Saturday, June 29, 2019

Divine Summer

Summer brings out God in me. It sounds strange to put it that way. What I mean is that the God in me (who is also in you) somehow becomes more noticeable to me in the summer. Hmm. That does not sound right either. The statement is not nearly strong enough. Let me try again.

God is in me, and I am in God. The apostle Paul approvingly quoted the Greek poet Aratus, saying, “In Him we live and move and have our being.” Jesus taught, “I am in my Father, and you are in me, and I am in you.” Christianity speaks about the Holy Spirit of God indwelling us. Judaism speaks of the image of God in us. Hindu tradition says that the divine atman in us is identical with the divine Brahman in the cosmos. Buddhists speak of the Buddha nature.

Call it whatever you want, I experience it afresh in summer. It probably has to do with the fact that I have finally escaped enslavement to my hungry woodstove and can get outside and breathe fresh air. In the natural world the Divine Presence consumes me. My sense of separateness and individuality disappears into God.

At such moments I cease to be. My self - my psyche, ego, personality, or whatever you want to call this persona known as Marshall Davis – dissipates. It is a mist that evaporates in the presence of the Sun. A shadow that fades in the Light. A ripple on the lake that dissipates in the morning Calm.

This is not a spiritual exercise that I practice or an experience I try to elicit. It simply happens. I go outside to do some chores around the house or take a walk, and it occurs. I could not stop it if I tried. You could call it grace. It feels like losing consciousness, except that I am more conscious, not less. It feels somewhat like dying, but without any fear of nonexistence. I die, and I am reborn. I cease to exist, yet I am.

At such times my self becomes indistinguishable from God and God’s Creation. Oh my, this sounds like I have been frequenting a recreational marijuana dispensary (legal now, of course) in one of our neighboring states. I assure you I have not. The most I imbibe these days is caffeinated tea or an occasional glass of wine or beer.

It is not a mystical experience. Neither is it a religious experience. I hesitate to even call it spiritual. It is very ordinary and normal. It is not an altered state of consciousness.  It is simply seeing what is - that God is One. It is really not even seeing; there is no seer or seen.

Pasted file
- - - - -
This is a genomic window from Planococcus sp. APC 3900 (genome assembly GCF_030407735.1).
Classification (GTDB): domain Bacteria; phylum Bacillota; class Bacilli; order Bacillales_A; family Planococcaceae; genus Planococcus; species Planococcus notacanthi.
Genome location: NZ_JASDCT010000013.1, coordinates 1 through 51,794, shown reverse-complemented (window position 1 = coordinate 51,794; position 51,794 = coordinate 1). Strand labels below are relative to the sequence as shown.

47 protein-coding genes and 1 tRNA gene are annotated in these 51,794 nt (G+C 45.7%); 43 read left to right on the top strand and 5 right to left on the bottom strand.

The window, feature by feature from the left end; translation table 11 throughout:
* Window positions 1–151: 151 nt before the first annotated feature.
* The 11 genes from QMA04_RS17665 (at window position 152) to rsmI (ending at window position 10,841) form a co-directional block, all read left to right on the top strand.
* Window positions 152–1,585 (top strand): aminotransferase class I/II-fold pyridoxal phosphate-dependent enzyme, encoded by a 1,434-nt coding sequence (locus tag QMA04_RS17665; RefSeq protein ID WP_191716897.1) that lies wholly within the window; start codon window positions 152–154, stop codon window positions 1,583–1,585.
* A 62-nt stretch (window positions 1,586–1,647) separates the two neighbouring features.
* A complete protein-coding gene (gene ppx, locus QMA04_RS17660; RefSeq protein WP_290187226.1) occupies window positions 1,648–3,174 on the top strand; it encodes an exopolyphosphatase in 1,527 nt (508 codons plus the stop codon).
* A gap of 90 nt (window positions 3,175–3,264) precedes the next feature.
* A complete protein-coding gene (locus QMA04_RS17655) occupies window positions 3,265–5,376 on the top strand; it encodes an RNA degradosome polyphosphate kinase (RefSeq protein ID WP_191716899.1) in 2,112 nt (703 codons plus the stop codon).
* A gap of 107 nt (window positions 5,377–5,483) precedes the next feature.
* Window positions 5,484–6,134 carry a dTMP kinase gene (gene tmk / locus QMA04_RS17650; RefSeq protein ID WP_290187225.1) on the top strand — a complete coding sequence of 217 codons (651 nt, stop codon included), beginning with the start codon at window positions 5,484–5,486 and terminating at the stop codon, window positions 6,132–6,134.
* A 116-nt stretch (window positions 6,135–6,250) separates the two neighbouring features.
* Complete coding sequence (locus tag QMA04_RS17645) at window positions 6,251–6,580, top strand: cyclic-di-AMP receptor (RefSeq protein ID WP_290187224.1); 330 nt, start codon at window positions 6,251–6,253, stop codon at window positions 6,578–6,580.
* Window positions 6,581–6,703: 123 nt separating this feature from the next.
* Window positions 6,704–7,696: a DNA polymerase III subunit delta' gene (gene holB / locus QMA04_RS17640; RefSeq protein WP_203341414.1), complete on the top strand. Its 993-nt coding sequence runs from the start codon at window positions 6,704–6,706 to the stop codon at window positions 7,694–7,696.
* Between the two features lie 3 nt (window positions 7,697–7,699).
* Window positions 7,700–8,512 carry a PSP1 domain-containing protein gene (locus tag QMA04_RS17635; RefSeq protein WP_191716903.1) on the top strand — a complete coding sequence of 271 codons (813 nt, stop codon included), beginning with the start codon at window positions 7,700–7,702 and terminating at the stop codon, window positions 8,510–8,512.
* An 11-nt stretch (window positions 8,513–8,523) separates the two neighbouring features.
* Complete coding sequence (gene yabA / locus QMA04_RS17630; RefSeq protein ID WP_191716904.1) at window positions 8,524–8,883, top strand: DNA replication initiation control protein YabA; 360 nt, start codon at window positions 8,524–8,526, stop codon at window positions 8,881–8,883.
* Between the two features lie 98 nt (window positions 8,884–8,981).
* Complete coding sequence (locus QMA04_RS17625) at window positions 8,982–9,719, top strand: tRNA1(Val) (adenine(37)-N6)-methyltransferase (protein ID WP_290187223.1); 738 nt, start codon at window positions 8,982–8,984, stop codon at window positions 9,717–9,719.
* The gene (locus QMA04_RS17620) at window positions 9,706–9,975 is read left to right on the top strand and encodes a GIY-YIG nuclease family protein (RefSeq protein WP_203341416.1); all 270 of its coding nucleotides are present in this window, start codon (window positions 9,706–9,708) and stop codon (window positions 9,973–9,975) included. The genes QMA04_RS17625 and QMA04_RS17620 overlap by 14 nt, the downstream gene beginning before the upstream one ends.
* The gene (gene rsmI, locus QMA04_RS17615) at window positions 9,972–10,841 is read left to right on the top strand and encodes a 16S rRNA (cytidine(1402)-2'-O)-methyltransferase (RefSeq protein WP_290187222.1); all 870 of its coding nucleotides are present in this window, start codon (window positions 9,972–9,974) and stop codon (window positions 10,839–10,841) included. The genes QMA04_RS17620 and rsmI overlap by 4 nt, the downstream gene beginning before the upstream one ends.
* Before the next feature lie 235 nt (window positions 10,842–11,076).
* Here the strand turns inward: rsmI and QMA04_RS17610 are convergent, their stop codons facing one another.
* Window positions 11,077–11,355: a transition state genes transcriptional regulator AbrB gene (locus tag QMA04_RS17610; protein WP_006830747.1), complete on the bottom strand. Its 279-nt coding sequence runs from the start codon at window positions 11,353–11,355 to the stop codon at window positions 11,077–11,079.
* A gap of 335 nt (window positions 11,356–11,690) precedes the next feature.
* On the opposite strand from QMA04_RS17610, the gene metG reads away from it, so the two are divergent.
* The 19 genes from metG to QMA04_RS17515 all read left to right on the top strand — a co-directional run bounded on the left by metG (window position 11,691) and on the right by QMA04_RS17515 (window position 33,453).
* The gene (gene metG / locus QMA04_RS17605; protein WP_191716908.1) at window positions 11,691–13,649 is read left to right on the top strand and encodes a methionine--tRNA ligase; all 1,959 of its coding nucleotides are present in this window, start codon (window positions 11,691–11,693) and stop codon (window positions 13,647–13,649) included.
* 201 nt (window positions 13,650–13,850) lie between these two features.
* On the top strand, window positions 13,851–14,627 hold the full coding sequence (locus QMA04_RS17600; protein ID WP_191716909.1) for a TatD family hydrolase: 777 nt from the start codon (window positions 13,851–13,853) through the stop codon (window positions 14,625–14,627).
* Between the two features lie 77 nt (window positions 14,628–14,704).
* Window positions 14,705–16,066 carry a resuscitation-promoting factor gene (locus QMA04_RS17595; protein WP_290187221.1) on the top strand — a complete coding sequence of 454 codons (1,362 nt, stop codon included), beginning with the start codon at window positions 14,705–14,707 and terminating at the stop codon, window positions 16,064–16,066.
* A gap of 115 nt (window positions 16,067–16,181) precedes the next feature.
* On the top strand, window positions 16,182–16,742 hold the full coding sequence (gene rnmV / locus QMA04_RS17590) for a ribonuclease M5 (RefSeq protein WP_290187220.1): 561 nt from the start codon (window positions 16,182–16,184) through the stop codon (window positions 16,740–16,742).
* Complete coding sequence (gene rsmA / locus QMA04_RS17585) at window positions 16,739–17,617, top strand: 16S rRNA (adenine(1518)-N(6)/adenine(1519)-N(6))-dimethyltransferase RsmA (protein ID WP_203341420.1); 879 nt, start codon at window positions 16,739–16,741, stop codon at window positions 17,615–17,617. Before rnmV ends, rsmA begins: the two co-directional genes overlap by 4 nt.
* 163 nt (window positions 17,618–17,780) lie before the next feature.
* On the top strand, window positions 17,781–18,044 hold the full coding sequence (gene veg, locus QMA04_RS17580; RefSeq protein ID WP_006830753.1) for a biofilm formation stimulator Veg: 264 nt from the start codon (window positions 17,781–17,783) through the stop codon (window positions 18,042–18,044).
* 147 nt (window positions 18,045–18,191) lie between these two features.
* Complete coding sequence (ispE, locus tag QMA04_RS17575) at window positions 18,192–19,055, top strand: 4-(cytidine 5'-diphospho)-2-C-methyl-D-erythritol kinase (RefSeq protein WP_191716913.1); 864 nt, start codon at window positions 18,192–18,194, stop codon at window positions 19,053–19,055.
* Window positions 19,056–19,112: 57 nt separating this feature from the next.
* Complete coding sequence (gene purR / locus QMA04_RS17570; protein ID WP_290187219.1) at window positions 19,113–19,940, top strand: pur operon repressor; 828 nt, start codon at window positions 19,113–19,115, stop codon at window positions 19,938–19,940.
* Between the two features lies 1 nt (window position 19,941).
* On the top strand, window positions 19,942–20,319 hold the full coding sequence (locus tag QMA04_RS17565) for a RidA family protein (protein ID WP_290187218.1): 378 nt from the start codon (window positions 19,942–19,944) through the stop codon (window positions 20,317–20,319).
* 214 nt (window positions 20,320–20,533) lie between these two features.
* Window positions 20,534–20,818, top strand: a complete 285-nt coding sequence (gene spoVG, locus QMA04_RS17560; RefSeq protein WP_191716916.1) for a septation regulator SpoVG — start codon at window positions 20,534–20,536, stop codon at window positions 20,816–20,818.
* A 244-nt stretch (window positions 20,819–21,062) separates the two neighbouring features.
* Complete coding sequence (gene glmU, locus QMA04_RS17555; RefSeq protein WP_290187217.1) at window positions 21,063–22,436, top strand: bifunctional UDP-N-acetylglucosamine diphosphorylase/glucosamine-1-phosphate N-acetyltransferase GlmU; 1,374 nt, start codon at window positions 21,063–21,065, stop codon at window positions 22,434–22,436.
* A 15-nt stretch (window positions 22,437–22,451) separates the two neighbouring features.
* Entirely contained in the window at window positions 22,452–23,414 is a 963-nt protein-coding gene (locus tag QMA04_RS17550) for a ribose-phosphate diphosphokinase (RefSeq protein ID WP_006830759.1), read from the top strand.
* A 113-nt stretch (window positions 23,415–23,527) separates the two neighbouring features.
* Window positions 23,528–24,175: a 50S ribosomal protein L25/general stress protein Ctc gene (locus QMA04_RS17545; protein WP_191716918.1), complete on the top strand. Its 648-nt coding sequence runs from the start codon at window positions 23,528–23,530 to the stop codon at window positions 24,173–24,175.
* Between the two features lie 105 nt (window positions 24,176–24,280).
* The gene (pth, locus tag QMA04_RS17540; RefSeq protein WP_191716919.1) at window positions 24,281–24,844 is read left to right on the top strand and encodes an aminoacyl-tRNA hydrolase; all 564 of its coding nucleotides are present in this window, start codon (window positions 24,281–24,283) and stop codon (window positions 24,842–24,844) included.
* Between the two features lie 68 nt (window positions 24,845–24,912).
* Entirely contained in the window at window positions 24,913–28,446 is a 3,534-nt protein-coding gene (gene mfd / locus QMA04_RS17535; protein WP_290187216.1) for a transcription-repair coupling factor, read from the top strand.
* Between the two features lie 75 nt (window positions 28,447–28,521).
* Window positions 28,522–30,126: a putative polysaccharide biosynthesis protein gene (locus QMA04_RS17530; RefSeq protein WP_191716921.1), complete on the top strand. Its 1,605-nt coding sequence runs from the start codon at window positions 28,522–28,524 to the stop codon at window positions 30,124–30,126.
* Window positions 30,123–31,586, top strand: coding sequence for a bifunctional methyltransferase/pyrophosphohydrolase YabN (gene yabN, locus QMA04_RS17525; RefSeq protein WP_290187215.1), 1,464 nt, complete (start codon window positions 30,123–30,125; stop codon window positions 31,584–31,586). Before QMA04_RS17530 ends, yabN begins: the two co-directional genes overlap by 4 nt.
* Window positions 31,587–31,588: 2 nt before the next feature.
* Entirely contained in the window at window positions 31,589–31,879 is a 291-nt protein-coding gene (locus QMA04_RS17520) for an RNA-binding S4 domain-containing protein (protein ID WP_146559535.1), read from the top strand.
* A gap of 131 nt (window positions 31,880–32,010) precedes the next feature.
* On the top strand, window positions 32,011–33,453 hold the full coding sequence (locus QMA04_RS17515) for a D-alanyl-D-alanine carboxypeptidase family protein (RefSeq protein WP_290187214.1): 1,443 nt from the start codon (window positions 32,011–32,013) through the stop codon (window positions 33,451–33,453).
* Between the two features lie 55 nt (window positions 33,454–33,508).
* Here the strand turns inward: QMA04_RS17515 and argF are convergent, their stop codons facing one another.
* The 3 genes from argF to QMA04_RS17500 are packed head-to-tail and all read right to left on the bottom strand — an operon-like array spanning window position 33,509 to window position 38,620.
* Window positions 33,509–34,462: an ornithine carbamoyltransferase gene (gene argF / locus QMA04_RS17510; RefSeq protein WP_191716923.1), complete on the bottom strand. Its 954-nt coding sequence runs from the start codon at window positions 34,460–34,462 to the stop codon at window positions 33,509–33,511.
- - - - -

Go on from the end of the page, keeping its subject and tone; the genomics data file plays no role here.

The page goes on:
I believe everyone knows this Divine Unity at some level. I certainly have memories of such awareness as a child. But in recent years it has become clearer. These days this unitive awareness never completely leaves. It simply ebbs and flows. It is the background music of my life. It is the ever-present sound of a stream flowing in the distance. But in the summer the stream becomes a flood.

I plant a garden, and I fall headlong into Eden. I take a dip in the lake, and I am immersed in God’s vastness. I take a walk, and I am strolling with the Second Adam in the New Jerusalem. It is summer, and the Kingdom of Heaven is close enough to touch. Summer brings out God in me.

Wednesday, June 26, 2019

Dancing on My Grave

In 1932 Mary Elizabeth Frye wrote a poem entitled “Do Not Stand at My Grave and Weep.” It was written in haste to comfort a family friend and seems to be the only poem she ever wrote. Since then it has been read aloud at countless funerals. I am sure you have heard it. It begins:  Do not stand at my grave and weep. I am not there; I do not sleep. I am a thousand winds that blow, I am the diamond glints on snow….”

Do you recognize it? Chances are you do. There are different versions of it. You can read the history of the poem here. Many times during my ministry I have been asked to read this poem at a funeral or graveside service. I have always obliged the family. But the truth is I do not like the poem.

It is not the poem’s pantheistic spiritualism that bothers me. (“I am the sun on ripened grain, I am the gentle autumn rain.”) I also experience the presence of Spirit in Nature, though not the presence of departed spirits. The reason I do not like the poem is because it sends the wrong message at a vulnerable time in people’s lives.

It feeds the unhealthy tendency of Americans to suppress emotions at times of grief. It instructs a grieving person not to cry (“Do not stand at my grave and weep”) when they may need to cry. Even Jesus wept at the grave of his friend Lazarus! The poem also encourages the denial of death ("Do not stand at my grave and cry, I am not there; I did not die”) at exactly the time when a person needs to acknowledge the reality of death.

For that reason I have written an alternative poem. It is not as pretty and does not rhyme, which is apparently a prerequisite for a successful funeral poem. I am sure it will not go “viral” nor be read at thousands of funerals. But it does share the same mystical spirit as the other poem, with bit of humor added to lighten the mood.

I hope it will be read it my funeral (hint to my family to put a copy of this in a safe place!) in the far distant future, of course – after I live to be one hundred. I think I will give it the title “Go Ahead! Stand at my Grave and Weep!” Either that or “Dance on my Grave and Laugh.” I haven’t decided yet. Here it is:

Go ahead! Stand at my grave and weep!
If that’s what you want and need to do.
I will not frown or disapprove.
Tears are healing, expressions of a life well-loved.
So cry all you want, but then please … laugh!
Though death is real, it’s not the final word.
Our true nature is not born and cannot die.
The One who breathed life into flesh
Is with me now, and I in Him.
Dust turns to dust and ashes to ashes.
I return to the One from whom I came,
in whom I live and move and have my being.
So stand at my grave and cry all you want.
Then let out a hearty laugh and do a dance!
We are not born; we cannot die!

Sunday, June 23, 2019

The Lost Wallet